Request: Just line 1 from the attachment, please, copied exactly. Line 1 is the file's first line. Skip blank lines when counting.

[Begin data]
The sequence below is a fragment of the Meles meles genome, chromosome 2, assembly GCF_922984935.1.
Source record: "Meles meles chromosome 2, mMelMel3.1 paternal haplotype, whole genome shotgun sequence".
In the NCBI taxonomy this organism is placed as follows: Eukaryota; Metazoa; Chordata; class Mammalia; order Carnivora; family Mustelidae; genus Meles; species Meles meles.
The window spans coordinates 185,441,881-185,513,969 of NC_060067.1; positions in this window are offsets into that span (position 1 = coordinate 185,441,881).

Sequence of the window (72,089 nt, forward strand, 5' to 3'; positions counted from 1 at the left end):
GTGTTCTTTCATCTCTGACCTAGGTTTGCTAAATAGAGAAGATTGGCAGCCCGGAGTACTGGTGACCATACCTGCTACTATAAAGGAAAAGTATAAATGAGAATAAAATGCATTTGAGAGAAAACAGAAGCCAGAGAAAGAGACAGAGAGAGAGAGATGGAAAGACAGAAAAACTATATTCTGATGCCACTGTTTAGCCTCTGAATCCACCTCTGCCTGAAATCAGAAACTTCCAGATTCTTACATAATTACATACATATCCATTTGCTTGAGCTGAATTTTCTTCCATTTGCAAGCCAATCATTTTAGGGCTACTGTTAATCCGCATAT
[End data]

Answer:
The sequence below is a fragment of the Meles meles genome, chromosome 2, assembly GCF_922984935.1.